World not prepared to face climate change: experts

Updated - November 16, 2021 06:25 pm IST

Published - March 31, 2014 11:55 am IST - Yokohama, Japan

Christopher Field, co-chair of the Intergovernmental Panel on Climate Change (IPCC) Working Group II, right, speaks during a press conference in Yokohama, near Tokyo on Monday. IPCC chairman Rajendra K. Pachauri is also seen.

Christopher Field, co-chair of the Intergovernmental Panel on Climate Change (IPCC) Working Group II, right, speaks during a press conference in Yokohama, near Tokyo on Monday. IPCC chairman Rajendra K. Pachauri is also seen.

A U.N.-backed panel said on Monday climate change impacts are already taking place on all continents and across the oceans, however, the world is unprepared for risks from a changing climate.

The Intergovernmental Panel on Climate Change (IPCC) finalized a report on the impacts of climate change on human and natural systems, and possible methods of adaptation during the five-day conference last week in the Japanese city of Yokohama.

“Impacts from recent climate-related extremes, such as heat waves, droughts, floods, cyclones and wildfires reveal significant vulnerability and exposure of some ecosystems and many human systems to current climate variability,” the report said.

“We live in an era of man-made climate change,” Vicente Barros, co-chair of the working group in charge of drawing up the latest report, said in a statement.

Climate change is a growing threat to human security as it causes damage to homes and property, disrupts access to food and water and leads to forced migration, according to the IPCC, which is composed of hundreds of scientists and government representatives.

However, “in many cases, we are not prepared for the climate-related risks that we already face,” Mr. Barros said.

“Nobody on this planet is going to be untouched by the impacts of climate change,” Rajendra Pachauri, chair of the IPCC, told a news conference on Monday.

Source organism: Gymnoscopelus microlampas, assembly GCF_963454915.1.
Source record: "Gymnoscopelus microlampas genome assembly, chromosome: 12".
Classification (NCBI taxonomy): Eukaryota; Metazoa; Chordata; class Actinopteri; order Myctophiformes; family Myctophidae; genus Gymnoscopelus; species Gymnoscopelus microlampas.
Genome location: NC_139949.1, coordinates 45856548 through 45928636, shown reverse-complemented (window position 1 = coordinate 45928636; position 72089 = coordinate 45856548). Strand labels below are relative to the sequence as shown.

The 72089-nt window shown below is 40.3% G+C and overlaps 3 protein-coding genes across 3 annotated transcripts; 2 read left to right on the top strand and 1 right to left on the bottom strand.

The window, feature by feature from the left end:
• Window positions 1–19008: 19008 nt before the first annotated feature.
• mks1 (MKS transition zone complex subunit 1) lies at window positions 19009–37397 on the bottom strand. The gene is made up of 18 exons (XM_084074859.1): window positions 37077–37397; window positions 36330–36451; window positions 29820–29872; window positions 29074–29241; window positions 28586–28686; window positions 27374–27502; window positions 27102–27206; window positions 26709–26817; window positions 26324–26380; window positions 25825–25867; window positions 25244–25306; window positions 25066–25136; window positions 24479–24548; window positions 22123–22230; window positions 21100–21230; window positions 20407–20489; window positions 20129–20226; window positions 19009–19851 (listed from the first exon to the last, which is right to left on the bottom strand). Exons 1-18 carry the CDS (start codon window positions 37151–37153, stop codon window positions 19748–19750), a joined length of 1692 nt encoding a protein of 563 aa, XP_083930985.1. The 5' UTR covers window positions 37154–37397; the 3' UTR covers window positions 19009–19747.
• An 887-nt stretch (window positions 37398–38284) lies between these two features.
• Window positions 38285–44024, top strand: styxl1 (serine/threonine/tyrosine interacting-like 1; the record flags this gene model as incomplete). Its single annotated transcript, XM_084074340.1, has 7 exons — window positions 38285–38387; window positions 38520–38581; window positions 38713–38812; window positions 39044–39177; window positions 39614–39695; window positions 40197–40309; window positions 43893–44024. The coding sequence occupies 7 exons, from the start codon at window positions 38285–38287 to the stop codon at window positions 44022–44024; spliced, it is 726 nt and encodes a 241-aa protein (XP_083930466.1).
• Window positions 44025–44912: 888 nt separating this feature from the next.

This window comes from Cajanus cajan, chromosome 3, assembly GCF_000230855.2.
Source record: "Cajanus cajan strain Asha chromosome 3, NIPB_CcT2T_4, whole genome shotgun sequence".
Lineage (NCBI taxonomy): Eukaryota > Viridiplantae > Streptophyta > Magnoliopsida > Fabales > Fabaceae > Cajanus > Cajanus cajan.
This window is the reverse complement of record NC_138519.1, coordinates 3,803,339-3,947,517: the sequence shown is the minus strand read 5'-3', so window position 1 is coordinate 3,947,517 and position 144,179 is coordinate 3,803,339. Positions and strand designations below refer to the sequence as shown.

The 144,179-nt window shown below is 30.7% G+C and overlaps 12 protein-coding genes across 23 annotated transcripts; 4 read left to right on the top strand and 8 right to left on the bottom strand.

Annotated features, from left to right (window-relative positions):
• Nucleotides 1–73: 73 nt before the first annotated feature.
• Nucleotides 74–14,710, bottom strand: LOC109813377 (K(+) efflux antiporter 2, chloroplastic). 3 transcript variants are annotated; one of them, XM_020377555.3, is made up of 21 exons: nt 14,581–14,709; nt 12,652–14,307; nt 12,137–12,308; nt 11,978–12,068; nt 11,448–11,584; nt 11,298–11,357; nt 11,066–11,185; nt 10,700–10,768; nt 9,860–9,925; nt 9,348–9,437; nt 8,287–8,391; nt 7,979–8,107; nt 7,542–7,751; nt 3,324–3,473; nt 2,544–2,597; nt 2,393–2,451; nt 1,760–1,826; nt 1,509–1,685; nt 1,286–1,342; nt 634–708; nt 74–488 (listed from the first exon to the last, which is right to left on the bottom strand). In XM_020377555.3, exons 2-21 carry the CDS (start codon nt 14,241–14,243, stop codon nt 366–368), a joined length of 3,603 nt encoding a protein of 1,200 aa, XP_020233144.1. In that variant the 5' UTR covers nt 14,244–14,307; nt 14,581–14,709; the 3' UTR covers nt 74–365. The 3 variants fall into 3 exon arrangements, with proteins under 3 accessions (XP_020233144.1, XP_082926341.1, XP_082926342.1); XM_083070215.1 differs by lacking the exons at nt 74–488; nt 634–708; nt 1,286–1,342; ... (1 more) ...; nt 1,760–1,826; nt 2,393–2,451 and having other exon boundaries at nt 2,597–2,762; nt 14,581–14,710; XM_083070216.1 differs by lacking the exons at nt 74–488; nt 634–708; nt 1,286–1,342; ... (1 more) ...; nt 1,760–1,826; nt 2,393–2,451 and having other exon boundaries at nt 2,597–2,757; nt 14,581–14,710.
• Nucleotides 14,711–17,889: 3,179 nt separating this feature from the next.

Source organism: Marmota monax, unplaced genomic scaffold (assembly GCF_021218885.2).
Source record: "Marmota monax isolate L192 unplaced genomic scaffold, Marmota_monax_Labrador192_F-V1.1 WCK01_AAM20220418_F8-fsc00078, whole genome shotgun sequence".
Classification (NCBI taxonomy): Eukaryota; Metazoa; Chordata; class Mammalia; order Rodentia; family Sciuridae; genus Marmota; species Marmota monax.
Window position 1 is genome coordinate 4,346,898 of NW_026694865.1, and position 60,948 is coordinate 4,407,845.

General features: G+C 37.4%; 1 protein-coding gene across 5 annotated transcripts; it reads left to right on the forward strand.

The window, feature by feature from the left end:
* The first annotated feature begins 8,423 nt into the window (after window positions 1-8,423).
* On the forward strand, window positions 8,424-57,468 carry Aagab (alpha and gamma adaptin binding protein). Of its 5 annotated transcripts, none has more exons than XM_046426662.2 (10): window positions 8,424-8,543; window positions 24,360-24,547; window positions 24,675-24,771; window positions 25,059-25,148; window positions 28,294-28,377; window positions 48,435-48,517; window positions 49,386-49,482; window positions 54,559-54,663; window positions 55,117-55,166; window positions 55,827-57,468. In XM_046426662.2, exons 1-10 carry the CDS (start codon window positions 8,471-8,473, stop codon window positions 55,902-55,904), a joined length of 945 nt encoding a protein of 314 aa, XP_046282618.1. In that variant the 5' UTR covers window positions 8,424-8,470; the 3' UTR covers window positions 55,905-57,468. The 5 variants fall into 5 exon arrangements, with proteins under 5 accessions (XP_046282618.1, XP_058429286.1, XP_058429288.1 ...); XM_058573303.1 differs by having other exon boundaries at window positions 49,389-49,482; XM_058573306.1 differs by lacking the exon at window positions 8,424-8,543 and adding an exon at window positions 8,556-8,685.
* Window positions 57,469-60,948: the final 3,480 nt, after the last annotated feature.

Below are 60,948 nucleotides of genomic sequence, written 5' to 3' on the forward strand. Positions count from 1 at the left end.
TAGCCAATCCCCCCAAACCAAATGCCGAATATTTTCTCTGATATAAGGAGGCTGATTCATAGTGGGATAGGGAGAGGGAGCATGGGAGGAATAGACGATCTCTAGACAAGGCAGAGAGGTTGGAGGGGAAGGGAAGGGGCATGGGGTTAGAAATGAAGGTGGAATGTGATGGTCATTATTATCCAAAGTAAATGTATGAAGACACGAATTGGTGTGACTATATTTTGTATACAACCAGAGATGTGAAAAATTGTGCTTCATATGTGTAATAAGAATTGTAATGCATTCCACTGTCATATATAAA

Risks from climate change are “high to very high” if temperatures increase over 4 degrees Celsius above pre-industrial levels, where the world is now heading, the report said.

If temperatures rise between 1 to 2 degrees Celsius, risks increase “disproportionately,” it said.

The report issued on Monday assesses the impacts of climate change, adaptation and vulnerability of human and natural systems. It is the second of three assessment reports by the IPCC.

“One thing that we have come up with is the importance of adaptation and mitigation choices because this is the only way we might be able to reduce risks of climate change,” Mr. Pachauri said.

Adaptation to reduce such risks is starting to take place, but, with a stronger focus on reacting to past events than on preparing for a changing future, said Chris Field, co-chair of the working group.

“Governments, firms and communities around the world are building experience with adaptation,” Mr. Field said. “This experience forms a starting point for bolder, more ambitious adaptations that will be important as climate and society continue to change.” “We’re walking a tightrope, but if we act boldly and cut climate pollution faster major threats to human security can still be avoided and vital ocean systems, forests and species protected,” said Kaisa Kosonen, a Greenpeace International official.

“The report makes it clear that we still have time to act,” said Samantha Smith from the World Wide Fund for Nature campaign group.

“We can limit climate instability and adapt to some of the changes we see now. But without immediate and specific action, we are in danger of going far beyond the limits of adaptation,” she said.

In September, the IPCC warned that humans were primarily responsible for global warming, which has led to a faster-than-predicted rise in sea levels, rapidly melting glaciers and ice sheets.

A third report, which will focus on mitigation of climate change, is due for release in April in Berlin.

A summit in Paris in 2015 will focus on the creation of new international climate treaty to replace the 1997 Kyoto Protocol, the first phase of which came to an end in 2012.

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